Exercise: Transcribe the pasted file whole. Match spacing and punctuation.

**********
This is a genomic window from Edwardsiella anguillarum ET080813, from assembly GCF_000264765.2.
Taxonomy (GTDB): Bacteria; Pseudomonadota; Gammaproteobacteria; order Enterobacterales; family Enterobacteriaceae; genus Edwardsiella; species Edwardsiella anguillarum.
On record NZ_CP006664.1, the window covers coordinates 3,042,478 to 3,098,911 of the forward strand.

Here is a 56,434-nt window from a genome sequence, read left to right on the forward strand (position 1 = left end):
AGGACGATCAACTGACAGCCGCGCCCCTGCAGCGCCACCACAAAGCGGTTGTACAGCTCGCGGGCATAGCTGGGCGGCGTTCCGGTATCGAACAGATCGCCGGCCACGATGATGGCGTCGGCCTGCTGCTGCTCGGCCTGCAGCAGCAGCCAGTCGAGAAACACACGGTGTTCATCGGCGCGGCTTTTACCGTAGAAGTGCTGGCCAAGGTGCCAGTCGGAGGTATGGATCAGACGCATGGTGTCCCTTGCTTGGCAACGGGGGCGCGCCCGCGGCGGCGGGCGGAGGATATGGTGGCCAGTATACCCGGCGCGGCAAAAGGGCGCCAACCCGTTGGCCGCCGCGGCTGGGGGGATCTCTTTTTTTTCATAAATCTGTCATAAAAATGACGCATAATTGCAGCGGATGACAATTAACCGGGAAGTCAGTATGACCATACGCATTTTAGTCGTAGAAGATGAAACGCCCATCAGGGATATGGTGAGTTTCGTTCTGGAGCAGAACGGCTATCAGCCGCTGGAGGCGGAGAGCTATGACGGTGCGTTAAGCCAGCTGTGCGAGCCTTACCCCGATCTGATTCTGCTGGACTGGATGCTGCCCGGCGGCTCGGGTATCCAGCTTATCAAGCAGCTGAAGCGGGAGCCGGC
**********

This is a genomic window from Edwardsiella anguillarum ET080813, from assembly GCF_000264765.2.
Taxonomy (GTDB): Bacteria; Pseudomonadota; Gammaproteobacteria; order Enterobacterales; family Enterobacteriaceae; genus Edwardsiella; species Edwardsiella anguillarum.
On record NZ_CP006664.1, the window covers coordinates 3,042,478 to 3,098,911 of the forward strand.

Here is a 56,434-nt window from a genome sequence, read left to right on the forward strand (position 1 = left end):
AGGACGATCAACTGACAGCCGCGCCCCTGCAGCGCCACCACAAAGCGGTTGTACAGCTCGCGGGCATAGCTGGGCGGCGTTCCGGTATCGAACAGATCGCCGGCCACGATGATGGCGTCGGCCTGCTGCTGCTCGGCCTGCAGCAGCAGCCAGTCGAGAAACACACGGTGTTCATCGGCGCGGCTTTTACCGTAGAAGTGCTGGCCAAGGTGCCAGTCGGAGGTATGGATCAGACGCATGGTGTCCCTTGCTTGGCAACGGGGGCGCGCCCGCGGCGGCGGGCGGAGGATATGGTGGCCAGTATACCCGGCGCGGCAAAAGGGCGCCAACCCGTTGGCCGCCGCGGCTGGGGGGATCTCTTTTTTTTCATAAATCTGTCATAAAAATGACGCATAATTGCAGCGGATGACAATTAACCGGGAAGTCAGTATGACCATACGCATTTTAGTCGTAGAAGATGAAACGCCCATCAGGGATATGGTGAGTTTCGTTCTGGAGCAGAACGGCTATCAGCCGCTGGAGGCGGAGAGCTATGACGGTGCGTTAAGCCAGCTGTGCGAGCCTTACCCCGATCTGATTCTGCTGGACTGGATGCTGCCCGGCGGCTCGGGTATCCAGCTTATCAAGCAGCTGAAGCGGGAGCCGGC